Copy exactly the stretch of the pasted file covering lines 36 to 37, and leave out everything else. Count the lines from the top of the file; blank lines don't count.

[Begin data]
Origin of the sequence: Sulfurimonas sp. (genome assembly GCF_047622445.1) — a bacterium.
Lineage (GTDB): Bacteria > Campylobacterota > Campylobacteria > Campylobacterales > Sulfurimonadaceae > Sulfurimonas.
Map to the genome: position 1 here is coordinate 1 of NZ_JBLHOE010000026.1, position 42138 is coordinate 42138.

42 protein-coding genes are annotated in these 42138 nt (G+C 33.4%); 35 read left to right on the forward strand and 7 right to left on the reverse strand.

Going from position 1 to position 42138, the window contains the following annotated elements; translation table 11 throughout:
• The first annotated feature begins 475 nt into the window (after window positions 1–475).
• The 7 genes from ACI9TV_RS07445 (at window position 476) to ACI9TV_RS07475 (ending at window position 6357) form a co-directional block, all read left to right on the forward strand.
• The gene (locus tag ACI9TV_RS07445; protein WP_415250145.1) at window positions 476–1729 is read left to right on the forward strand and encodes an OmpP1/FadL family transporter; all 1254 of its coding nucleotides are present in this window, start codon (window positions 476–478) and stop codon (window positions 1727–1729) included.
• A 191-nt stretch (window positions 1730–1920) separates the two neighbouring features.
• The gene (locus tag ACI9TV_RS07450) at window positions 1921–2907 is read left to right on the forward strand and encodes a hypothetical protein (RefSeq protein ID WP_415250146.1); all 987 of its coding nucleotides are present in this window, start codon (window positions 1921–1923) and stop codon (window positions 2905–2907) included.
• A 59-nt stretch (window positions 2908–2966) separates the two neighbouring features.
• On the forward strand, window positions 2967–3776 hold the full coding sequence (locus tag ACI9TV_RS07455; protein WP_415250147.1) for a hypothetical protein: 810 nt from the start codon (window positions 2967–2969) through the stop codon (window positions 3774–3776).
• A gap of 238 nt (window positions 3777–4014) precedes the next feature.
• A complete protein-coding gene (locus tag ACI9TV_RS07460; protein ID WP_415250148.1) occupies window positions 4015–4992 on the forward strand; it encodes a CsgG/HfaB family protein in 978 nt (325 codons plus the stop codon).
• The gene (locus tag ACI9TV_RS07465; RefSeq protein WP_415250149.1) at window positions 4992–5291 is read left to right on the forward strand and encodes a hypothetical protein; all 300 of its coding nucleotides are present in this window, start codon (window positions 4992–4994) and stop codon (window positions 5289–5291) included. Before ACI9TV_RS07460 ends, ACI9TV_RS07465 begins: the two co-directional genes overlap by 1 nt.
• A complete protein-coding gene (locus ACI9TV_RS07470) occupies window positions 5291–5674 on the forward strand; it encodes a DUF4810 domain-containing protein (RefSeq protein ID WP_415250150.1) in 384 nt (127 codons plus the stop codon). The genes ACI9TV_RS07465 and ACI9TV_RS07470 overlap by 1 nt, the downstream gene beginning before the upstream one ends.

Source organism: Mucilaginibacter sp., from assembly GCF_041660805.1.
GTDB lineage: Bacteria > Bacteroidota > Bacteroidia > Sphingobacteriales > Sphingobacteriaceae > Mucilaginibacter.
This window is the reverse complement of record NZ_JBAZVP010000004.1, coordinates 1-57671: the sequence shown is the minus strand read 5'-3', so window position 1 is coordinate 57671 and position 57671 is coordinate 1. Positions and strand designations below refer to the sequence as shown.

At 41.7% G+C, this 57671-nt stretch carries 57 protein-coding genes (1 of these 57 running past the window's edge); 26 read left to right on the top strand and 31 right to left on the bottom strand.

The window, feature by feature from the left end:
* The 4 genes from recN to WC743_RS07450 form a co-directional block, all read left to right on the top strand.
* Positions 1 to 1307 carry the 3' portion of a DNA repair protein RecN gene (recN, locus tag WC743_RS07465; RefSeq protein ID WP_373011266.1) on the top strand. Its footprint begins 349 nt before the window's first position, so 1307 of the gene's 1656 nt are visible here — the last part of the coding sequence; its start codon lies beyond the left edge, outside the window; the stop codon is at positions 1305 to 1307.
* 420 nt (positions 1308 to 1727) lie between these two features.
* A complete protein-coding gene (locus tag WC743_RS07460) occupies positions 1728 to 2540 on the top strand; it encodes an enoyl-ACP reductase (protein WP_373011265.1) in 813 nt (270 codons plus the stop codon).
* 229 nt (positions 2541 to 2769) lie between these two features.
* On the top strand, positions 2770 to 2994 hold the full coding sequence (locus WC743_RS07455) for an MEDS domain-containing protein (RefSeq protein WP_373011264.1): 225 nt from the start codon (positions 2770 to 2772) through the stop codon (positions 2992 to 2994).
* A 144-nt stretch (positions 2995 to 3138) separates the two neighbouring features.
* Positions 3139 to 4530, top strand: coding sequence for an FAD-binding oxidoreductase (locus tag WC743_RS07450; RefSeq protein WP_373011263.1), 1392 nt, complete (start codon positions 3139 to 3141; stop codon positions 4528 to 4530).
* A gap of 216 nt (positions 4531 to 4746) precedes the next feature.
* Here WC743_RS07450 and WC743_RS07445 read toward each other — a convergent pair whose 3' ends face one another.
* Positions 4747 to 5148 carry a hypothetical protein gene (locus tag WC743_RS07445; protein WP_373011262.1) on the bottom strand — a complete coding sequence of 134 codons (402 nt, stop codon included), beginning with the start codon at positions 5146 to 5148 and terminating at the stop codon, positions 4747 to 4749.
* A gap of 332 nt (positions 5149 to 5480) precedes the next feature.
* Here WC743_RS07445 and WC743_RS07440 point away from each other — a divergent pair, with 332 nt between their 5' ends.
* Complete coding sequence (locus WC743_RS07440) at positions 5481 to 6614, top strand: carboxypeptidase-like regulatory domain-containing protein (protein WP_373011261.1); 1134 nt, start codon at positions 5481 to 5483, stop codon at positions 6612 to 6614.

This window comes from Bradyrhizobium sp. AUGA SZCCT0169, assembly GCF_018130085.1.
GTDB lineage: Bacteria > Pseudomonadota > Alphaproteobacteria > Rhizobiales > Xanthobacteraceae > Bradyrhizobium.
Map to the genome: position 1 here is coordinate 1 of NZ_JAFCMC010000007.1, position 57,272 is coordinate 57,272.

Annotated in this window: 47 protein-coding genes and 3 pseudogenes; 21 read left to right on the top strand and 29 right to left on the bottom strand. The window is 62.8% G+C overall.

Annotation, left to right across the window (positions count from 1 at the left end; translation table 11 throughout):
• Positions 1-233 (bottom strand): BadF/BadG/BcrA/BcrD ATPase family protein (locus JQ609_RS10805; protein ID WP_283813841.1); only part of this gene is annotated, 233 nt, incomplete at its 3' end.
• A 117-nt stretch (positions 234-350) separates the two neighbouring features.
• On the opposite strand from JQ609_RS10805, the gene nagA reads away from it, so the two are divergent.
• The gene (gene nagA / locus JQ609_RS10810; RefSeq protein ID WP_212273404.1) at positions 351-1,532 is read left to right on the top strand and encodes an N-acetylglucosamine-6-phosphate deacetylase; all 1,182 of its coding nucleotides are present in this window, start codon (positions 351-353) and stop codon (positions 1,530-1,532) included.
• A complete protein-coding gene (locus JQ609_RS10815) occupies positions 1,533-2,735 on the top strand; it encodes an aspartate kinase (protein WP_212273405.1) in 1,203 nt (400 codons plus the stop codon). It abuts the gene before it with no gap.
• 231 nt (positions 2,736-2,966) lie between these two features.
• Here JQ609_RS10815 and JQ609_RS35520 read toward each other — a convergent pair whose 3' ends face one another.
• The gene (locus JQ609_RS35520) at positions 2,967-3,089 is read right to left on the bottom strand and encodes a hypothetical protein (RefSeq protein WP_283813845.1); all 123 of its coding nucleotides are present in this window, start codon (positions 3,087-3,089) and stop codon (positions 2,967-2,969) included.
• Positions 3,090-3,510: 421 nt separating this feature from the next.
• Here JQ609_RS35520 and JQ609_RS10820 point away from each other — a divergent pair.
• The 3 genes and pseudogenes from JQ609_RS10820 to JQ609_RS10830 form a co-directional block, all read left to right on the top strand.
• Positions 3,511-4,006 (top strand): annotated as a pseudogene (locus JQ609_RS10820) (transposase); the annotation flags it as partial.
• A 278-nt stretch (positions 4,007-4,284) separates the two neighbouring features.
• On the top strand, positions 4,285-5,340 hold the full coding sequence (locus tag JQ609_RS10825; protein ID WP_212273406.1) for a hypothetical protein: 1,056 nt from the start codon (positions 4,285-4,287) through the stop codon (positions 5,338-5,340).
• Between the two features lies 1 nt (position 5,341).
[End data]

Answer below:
This window comes from Bradyrhizobium sp. AUGA SZCCT0169, assembly GCF_018130085.1.
GTDB lineage: Bacteria > Pseudomonadota > Alphaproteobacteria > Rhizobiales > Xanthobacteraceae > Bradyrhizobium.